Back-to-back layoff announcements from Lucent Technologies and
Seagate Technology have created the impression of an imploding high-
tech market in the Oklahoma City area, but local analysts say that's
not the case.
That's unfortunately a part of a trend in Oklahoma over the last
several months. There have been several large-scale layoffs in both
Oklahoma City and Tulsa, said Bart Ward, dean of the Oklahoma City
University Meinders School of Business. The good news is it appears
to me that those layoffs in Oklahoma City are usually in the three-
digit range and nationally you can see a lot of layoffs in the five-
digit range now.
Oklahoma City is kind of on the backside of any kind of a
slowdown in the economy - and let's face it, the economy has slowed
down - so that's why these people are downsizing a little bit, said
Richard Burpee, interim president and director of economic
development at the Greater Oklahoma City Chamber of Commerce. It's
really had very little impact on us.
Lucent, Oklahoma City's largest private employer, announced the
elimination of 400 out of 4,000 positions at the company plant,
which builds digital telephone switching offices and access
transmission equipment for telephone companies. The company has an
Oklahoma City payroll of $200 million.
Seagate has announced that more than 500 employees will lose
their jobs or be transferred. The company employed 1,300 here before
the announcement. Seagate's Oklahoma City division makes disk drives
for everything from video games to servers.
Economic development officials have been waging a public
relations war to attract high-paying, high-tech jobs to the area,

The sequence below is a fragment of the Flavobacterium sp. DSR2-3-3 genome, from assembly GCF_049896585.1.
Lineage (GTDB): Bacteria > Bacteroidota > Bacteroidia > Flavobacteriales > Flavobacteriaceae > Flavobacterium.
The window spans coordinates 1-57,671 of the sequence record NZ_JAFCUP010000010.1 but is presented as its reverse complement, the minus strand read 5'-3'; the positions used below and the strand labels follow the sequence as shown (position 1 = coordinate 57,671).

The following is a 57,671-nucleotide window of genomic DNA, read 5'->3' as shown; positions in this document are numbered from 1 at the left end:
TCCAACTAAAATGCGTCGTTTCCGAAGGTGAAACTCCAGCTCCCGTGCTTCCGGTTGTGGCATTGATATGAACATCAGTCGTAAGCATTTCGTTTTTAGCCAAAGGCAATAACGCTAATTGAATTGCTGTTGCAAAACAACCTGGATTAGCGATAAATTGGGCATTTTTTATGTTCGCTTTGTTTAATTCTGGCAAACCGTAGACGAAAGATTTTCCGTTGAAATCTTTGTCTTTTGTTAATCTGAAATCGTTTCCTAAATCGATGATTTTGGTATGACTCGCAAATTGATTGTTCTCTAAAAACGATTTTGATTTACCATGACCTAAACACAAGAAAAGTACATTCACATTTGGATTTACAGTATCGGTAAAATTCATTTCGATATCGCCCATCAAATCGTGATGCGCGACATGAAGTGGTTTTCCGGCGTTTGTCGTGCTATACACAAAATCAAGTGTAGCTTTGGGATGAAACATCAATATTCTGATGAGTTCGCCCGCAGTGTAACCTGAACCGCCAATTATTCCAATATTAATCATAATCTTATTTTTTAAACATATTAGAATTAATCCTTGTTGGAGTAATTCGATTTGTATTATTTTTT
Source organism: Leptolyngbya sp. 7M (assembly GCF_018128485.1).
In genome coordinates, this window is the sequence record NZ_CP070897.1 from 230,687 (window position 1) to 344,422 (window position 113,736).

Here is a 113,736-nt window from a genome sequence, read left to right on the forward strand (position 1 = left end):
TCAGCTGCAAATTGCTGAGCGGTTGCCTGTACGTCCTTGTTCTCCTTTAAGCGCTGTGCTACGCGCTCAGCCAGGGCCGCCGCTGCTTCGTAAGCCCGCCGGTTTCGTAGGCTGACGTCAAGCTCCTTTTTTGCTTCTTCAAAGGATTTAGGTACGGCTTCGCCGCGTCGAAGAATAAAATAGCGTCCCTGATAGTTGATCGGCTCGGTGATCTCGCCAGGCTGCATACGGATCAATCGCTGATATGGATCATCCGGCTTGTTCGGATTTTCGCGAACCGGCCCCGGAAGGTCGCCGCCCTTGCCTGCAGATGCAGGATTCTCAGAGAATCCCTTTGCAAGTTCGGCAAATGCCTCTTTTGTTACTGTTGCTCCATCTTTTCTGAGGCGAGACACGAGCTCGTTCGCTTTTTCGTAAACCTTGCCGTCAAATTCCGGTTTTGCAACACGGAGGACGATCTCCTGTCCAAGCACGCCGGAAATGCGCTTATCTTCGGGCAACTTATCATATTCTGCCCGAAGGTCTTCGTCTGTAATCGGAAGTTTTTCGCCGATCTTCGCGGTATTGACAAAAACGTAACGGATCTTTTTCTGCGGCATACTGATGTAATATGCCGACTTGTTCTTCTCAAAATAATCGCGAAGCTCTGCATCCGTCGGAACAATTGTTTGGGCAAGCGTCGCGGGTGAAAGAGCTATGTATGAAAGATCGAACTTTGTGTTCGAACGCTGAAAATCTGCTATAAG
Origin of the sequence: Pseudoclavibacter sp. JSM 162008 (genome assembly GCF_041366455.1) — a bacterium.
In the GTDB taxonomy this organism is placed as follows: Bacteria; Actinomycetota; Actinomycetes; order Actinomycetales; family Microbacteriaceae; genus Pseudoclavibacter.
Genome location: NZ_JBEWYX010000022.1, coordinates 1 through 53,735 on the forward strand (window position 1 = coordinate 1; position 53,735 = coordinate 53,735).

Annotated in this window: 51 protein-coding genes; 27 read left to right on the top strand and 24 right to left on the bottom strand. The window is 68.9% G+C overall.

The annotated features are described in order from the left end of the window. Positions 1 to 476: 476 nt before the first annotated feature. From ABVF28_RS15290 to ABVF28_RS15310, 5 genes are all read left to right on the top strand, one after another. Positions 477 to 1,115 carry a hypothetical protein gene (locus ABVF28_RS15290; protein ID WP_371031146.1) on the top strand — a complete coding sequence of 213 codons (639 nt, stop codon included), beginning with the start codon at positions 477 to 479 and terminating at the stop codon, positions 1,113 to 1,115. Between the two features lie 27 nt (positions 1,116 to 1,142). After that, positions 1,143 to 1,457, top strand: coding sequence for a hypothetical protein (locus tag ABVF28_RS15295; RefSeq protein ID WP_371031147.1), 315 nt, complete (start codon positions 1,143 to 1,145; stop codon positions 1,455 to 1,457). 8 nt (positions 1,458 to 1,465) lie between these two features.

with some success. In March, electronic equipment production
accounted for 7,900 of 37,000 durable goods jobs in the six-county
metro area, according to the Oklahoma Employment Securities
Commission. Communications and utilities employed 13,700 during the
There were 545,800 total people employed in area non-farm
positions in March.
Across the state, 13,400 were employed in the electronic
equipment field, while 24,200 were employed in communications. There
were 1,492,900 total non-farm jobs in Oklahoma in March.
Analysts said local layoffs are just a ripple effect of industry-
wide changes that could be offset by other trends.
I still think Oklahoma City is holding its own, relatively
speaking, but those things are inevitable when the economy levels
out, Ward said.
Dr. Robert Dauffenbach, director of the Center for Economic and
Management Research at the University of Oklahoma, said the layoffs
were troubling events, certainly, but noted that the
telecommunications industry is experiencing a global slump. However,
he predicted a quick recovery for the industry.
Dauffenbach also said Lucent's decision to sell its plant to an
electronic contract manufacturer is another national trend, and does
not reflect on the state of Oklahoma's economy.
I'm not too concerned, he said.
Lucent officials announced that the company has received several
bids on its Oklahoma City plant. Officials hope to sell the plant by
July 1, maintaining as many of its current positions as possible.
Ward said that bodes well for the future.
Apparently, they have shined themselves up to the point where
they feel they are finally marketable, which suggests that there's
some long-term vitality in Oklahoma City for that plant, he said. …